Ruth Porter is Communications Director at the Institute of Economic Affairs.
The fact that the government will almost certainly miss its child poverty targets was the cheery news from Alan Milburn this week. What has been missed in the discussion though is that the current measures of poverty are so absurd as to be almost irrelevant.
The government is bound by a system of measurement set out in the Child Poverty Act 2010. The headline measure defines child poverty rates based on the number of children living in households whose income falls below 60% of the median income. This bears little relationship to what poverty actually looks like.
People are poor when they cannot participate in society. This means not being able to afford the basics, like housing, clothing and food etc., but it also means not being able to play a meaningful part in what is happening around them – probably in 2011, this means things like not being able to pay for the internet. The way we currently measure poverty for the child poverty targets completely fails to take this into account.
The current recession provides the most striking illustration of this. In recessions, median incomes typically fall, and since the poverty line is pegged to median incomes, it falls alongside. So statistically, an economic crisis can actually ‘reduce’ poverty (by lowering the poverty line). This is exactly what is happening at the moment. Thus far, the recession has ‘lifted’ 300,000 children and 200,000 working-age parents out of poverty. In fact, statistically, the easiest way to meet the main child poverty target would be to make sure the economy does not recover until 2020.
The other poverty measures set out in the Child Poverty Act are only marginally better. Clearly if a family lives in Leeds as opposed to London the rate at which it becomes meaningful to say they are poor should be set much lower. Similarly if the price of housing halves overnight we should see a massive reduction in the poverty rate. But by the current poverty measures rates are not affected by these factors.
The government is doing some wonderful things to try and address poverty in the UK. They are reducing the disincentive to work in the benefits system, focusing on early intervention, improving standards in education through free schools and academies and more. They have also talked about other ideas like getting rid of the penalty against couples in the benefits system, but there is a missing element – they need to also address how poverty is measured.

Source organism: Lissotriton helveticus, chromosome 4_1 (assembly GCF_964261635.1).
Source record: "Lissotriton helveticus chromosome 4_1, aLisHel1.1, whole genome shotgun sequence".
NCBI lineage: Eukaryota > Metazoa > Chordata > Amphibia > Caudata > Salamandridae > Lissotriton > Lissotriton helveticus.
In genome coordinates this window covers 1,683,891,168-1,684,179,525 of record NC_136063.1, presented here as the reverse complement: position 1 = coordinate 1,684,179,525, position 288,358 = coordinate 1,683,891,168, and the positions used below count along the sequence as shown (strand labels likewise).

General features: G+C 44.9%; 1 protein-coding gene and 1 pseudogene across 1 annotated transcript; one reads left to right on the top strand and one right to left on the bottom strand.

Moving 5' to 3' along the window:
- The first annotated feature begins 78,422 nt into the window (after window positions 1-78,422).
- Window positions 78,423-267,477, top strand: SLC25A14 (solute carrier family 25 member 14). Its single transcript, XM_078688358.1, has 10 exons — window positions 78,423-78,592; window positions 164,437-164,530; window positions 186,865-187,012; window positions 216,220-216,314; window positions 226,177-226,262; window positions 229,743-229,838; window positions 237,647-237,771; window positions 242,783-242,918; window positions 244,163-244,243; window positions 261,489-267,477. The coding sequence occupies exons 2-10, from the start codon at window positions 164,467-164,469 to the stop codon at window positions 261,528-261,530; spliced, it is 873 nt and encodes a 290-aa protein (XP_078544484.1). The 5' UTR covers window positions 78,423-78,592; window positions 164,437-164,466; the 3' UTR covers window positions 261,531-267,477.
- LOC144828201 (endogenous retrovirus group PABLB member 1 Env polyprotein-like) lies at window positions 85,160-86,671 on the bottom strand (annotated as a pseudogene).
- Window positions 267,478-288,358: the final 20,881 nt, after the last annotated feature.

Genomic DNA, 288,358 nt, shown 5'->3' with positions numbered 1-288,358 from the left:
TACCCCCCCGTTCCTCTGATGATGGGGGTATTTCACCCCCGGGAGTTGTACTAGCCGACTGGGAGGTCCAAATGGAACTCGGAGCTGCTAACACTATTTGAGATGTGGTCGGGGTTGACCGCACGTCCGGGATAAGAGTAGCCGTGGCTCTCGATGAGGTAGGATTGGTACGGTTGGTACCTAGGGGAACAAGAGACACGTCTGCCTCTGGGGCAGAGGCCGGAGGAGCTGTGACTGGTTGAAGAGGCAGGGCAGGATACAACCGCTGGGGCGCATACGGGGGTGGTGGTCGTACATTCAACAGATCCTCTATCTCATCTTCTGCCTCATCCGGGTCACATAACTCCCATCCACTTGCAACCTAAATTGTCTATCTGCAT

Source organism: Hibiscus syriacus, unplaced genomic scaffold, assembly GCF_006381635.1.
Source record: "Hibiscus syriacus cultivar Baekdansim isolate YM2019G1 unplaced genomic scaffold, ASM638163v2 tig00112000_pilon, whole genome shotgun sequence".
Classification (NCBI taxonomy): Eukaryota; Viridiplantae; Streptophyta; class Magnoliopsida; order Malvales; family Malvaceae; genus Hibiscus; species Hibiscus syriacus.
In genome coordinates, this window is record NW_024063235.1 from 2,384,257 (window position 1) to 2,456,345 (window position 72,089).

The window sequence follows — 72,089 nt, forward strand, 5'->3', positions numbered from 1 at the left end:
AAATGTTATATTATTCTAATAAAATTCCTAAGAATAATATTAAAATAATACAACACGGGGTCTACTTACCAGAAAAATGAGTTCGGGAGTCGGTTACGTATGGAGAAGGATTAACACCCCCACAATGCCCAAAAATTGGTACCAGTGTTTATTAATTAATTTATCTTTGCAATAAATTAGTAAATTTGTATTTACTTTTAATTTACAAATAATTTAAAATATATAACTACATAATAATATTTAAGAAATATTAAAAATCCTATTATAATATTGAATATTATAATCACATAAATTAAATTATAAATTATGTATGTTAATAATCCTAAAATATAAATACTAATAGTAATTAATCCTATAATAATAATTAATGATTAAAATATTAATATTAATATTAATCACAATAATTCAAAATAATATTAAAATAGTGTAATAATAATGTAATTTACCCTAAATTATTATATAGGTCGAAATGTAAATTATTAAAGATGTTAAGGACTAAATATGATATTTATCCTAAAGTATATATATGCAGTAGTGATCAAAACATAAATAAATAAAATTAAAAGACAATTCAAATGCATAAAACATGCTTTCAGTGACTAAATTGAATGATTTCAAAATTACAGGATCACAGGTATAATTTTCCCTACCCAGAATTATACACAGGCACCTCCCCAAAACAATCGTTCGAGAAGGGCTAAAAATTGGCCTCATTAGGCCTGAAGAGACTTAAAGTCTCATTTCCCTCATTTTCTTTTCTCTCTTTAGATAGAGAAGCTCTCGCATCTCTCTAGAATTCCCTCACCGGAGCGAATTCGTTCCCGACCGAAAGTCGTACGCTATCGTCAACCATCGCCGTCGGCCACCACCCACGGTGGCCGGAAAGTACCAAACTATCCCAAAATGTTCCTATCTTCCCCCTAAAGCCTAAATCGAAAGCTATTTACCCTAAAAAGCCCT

Proper measurement with proper targets would almost certainly show a very different pattern of poverty. In turn this would help the government look more practically at poverty reduction.
Under Labour poverty strategies were focused on redistribution and provision of public services. Rightly the current government has shifted this to trying to tackle some of the underlying issues that trap families in poverty such as worklessness and disincentives in the benefits system, but there is another missing element though and that is the cost of goods and services.
For families struggling to make ends meet reducing the price of things like fuel, housing and food is key. Yet this area of practical help for people is not being addressed and in many areas current policy is pushing up prices. The Common Agricultural Policy is pushing up food prices, while environmental regulations and ‘green’ taxes are increasing the price of fuel and other goods, for example. Cameron should bear this in mind as our relationship with the EU changes. Domestically, the government should review where else they can use supply side reforms such as planning liberalisation to make life easier for those facing financial hardship.
Compassion must be practical and there are things the coalition can do to make life easier for those in Britain who struggle financially. Whether the government hits the current targets is neither here nor there in terms of the lives of real people. If we want figures that actually mean something we need to change the way we define poverty in the first place.